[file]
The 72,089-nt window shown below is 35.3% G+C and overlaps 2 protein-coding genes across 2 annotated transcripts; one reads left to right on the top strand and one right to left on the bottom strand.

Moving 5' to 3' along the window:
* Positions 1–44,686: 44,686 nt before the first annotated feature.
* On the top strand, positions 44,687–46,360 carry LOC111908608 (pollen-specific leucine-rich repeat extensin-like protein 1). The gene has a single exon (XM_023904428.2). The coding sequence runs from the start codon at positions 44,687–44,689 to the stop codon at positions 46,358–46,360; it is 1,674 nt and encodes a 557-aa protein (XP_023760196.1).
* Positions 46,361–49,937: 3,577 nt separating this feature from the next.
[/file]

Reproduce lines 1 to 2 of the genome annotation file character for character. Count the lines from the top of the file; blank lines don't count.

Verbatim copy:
The 72,089-nt window shown below is 35.3% G+C and overlaps 2 protein-coding genes across 2 annotated transcripts; one reads left to right on the top strand and one right to left on the bottom strand.

Moving 5' to 3' along the window: